There was a song when I was a wee lad called "Popcorn" which was entirely performed on synthesizer.  That was the first "electro" song I loved.  Later on, when I was "discovering" music, I really loved the albums with heavy synthesizer because the sounds were so futuristic and unusual.  I'm thinking of Yes on Close To The Edge and ELP on Brain Salad Surgery.  But, even now as I have moved through listening to so many genres of music, I relish the Kraftwerk/Giorgio Moroder use of Moog for rich bass and bands like Stereolab which utilize the synth as a minimalist cold future sound.  So, I truly love the moog and will always want to see how it can add to the "otherness" of a track.
 
 
How do you compose your songs? Do the lyrics written first and then the music? What affects you and what motivates you to write new ideas?
Normally, I sit down and play some music on guitar/bass or piano. I keep a recorder nearby and record every bloop and bleep in case something is coming through.  Rarely do I compose to schedule or for a purpose. However, it has been known to happen.  But, usually I am improvising music and lyrics and then I go back and pull out the acceptable ideas.  Often, there is a phrase or two from the improvised nonsense I sing that makes sense. Often, I follow those breadcrumbs to find out what the song "wants" to be about.  If I am writing a "conceptual" album and the songs are part of a story, I will often revise the lyrics until they fit in with the theme or fulfill the need for the story.  Usually the sculpture    speaks to me from inside the marble block.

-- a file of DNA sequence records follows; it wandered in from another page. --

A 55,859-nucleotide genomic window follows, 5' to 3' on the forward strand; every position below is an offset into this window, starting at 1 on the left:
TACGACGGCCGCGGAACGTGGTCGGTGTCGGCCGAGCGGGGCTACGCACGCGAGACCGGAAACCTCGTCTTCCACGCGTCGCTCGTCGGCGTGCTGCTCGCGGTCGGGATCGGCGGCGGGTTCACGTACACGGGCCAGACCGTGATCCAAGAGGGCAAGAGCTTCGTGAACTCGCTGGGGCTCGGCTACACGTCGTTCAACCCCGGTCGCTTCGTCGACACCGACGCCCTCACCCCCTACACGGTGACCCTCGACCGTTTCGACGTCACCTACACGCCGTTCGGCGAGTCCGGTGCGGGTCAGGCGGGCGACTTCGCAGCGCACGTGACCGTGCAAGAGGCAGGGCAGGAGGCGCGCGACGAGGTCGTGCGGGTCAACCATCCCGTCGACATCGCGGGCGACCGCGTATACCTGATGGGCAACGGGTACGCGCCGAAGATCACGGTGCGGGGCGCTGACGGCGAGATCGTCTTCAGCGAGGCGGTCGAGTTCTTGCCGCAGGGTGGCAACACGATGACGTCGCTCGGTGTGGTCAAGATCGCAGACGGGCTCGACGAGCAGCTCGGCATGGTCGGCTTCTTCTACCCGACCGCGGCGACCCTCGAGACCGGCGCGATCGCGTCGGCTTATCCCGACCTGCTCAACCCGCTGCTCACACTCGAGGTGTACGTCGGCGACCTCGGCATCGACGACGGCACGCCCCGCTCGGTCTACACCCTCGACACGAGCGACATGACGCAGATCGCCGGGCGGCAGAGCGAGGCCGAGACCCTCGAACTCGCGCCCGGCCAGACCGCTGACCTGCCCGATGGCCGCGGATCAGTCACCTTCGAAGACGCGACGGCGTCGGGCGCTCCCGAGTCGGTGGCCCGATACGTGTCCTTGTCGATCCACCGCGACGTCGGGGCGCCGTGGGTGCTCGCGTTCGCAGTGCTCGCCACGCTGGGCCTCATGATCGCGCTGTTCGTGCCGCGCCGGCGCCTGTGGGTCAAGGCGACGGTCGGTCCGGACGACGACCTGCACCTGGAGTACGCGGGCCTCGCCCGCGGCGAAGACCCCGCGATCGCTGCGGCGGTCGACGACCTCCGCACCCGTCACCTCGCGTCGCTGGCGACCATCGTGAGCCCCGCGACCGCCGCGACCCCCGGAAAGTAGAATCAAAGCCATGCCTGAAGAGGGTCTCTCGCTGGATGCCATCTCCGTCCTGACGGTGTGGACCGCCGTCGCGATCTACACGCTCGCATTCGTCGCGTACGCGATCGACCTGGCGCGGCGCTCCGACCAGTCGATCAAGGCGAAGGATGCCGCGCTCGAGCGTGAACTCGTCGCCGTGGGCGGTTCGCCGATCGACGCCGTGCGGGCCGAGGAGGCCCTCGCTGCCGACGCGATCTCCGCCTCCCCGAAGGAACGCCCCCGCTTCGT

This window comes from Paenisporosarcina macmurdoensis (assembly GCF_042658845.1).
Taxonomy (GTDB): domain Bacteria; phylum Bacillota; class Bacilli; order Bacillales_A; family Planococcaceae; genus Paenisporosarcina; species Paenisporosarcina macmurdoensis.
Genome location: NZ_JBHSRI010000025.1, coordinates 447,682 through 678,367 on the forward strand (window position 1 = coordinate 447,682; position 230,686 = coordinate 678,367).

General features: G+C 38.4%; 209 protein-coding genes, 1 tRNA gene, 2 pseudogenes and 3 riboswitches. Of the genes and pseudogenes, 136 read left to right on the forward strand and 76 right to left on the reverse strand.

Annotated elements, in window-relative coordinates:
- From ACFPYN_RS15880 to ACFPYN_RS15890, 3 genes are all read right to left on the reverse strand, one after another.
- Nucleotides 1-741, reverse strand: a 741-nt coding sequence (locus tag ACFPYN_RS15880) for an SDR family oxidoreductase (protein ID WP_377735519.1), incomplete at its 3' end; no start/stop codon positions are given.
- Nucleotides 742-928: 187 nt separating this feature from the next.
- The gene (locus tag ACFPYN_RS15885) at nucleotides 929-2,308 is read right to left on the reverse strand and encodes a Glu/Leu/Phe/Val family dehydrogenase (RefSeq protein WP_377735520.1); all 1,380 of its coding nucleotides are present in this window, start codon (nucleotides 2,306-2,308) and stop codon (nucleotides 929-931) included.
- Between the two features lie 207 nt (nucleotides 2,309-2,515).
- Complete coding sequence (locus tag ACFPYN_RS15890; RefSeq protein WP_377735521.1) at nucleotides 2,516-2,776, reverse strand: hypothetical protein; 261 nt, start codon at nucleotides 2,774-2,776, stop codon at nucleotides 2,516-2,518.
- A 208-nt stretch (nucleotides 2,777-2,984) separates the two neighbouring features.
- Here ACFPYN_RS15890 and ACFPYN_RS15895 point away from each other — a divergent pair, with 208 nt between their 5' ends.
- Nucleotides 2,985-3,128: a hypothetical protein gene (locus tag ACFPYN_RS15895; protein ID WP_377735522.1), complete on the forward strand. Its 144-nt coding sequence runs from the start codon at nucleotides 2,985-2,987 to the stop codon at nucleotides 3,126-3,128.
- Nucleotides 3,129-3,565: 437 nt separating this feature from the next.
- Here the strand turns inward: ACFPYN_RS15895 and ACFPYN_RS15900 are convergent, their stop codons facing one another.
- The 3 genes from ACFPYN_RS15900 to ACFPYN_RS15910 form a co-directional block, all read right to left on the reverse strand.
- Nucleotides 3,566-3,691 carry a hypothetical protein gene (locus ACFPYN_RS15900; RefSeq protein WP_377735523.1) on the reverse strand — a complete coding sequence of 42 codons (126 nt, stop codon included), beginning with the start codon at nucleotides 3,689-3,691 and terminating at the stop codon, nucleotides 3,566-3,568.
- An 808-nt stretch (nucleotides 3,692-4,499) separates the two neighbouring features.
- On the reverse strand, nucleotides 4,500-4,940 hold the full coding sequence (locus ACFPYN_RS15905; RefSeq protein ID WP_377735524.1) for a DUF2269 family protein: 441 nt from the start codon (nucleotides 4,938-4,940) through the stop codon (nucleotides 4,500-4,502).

xavier03Are you currently there on recordings throughout the process and how do you contribute to the orchestration and the final mix of the songs?
I am usually involved in every recording session, although there have been times when I couldn't attend - and that is often the most fun - to see what people come up with to overlay on the music.  However, I like to at least approve of what is going on, even if I don't come up with the original idea.  The final mix is very important because that sets the map for the listener.
 
If you had the chance to travel back in time, which of your favorite bands would you like to see playing live?
I would like to see Jethro Tull in 1972 and 1973 (even though I was lucky enough to see them then, but too young to really appreciate it).  The bands I wish I'd seen (and the era):  Roxy Music w/Eno on stage, Joy Division, Alice Cooper (after Killer), King Crimson 1974, Genesis w/Gabriel, Siouxsie & The Banshees with John McGeogh...  There are so many great bands.  But, I must admit I was lucky enough to see the bands I loved when I was a small kid, so the usual suspects of ELP, Zappa, Grateful Dead, Kansas, UK, Kraftwerk, Yes, Tull, Gong, Hillage, Kiss, Split Enz were all observed and consumed.